Their family foundation’s charitable gifts focus on gospel outreach efforts in the U.S. and abroad, contributing to the building of a dome for the Oklahoma State Capitol, and supporting social services such as the City Rescue Mission, a 640-bed homeless shelter in Oklahoma City.

Now the Greens’ family foundation is building a Bible museum five blocks southwest of the U.S. Capitol to house an unparalleled collection of rare and ancient Scripture manuscripts: 40,000 biblical texts, artifacts and antiquities, from the most ancient manuscripts in Jesus’ “household language” to Torah scrolls that survived the Holocaust.

It’s planned to open in 2017 and research to choose a name is underway. 

Just don’t expect to see “Green” in that name.

“Our hope is that the Bible is the hero of the museum, not me, or the Green family,” Green said recently in a phone interview from Egypt. He was traveling to Jerusalem and Rome as well to discuss possible exhibition partnerships (and take a side trip to climb Mount Sinai).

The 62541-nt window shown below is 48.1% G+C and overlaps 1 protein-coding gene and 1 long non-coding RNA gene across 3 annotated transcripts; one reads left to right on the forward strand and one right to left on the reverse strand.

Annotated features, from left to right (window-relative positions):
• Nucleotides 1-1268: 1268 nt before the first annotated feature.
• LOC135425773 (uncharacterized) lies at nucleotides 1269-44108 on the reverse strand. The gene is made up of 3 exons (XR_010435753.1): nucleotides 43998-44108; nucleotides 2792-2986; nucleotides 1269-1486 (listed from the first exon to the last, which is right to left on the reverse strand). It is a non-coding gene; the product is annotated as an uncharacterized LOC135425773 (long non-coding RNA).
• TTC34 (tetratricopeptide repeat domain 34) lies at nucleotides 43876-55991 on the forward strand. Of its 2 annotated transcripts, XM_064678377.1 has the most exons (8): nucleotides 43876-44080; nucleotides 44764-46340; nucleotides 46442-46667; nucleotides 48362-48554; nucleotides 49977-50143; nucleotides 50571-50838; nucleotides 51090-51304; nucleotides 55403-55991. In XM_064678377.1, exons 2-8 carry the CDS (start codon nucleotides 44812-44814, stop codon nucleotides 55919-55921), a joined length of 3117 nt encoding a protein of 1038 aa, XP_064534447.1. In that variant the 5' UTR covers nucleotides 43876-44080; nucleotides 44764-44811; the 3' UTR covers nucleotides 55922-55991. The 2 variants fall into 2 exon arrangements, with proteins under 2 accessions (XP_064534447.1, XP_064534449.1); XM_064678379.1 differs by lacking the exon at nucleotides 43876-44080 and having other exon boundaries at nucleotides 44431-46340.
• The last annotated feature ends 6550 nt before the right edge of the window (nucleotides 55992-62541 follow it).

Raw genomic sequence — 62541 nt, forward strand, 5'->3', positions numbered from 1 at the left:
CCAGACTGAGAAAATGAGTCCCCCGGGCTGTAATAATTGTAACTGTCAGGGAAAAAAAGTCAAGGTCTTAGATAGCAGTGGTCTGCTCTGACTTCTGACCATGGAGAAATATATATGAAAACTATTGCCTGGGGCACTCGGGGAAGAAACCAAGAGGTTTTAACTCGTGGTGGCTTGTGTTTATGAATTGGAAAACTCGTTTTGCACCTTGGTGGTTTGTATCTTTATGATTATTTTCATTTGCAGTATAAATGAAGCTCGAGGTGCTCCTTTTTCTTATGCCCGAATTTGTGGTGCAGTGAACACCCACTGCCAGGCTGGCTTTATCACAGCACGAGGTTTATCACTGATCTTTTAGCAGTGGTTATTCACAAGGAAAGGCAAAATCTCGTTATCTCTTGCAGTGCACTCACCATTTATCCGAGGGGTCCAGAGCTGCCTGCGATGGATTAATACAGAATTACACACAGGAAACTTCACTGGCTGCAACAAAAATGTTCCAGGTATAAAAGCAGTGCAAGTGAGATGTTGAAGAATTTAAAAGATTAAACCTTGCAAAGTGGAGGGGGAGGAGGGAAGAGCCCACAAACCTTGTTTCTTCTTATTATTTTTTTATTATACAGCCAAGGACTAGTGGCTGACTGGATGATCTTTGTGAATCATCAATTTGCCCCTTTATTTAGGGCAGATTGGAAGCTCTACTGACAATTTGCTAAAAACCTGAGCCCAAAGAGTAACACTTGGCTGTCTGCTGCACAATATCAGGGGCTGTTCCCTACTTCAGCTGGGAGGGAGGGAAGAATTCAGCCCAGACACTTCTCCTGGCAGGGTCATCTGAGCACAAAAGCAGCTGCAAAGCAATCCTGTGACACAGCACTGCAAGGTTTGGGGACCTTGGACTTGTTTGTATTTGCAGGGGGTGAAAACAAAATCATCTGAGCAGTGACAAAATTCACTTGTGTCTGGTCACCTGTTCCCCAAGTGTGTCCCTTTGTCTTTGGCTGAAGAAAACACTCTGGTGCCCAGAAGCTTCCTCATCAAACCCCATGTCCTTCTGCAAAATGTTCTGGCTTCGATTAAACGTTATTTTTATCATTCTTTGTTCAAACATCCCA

Lately it’s the Book of Daniel that comes often to his mind. In Chapter 3, Shadrach, Meshach and Abednego would rather face a fiery furnace than bow to an idol at the command of King Nebuchadnezzar.

Green said, “They told the king ‘Our God is able to deliver us.’”

As he faced the white-hot spotlight of the Supreme Court case, Green said, “God has allowed us to take this stand. I don’t want to be presumptuous to say this is God’s will.”

If the ruling goes against Hobby Lobby, “I don’t know what we will do but I am sure what we will not do,” he said. He will say as the three men told the king, “Even if God does not deliver us, we still cannot do this” (Dan. 3:16–18).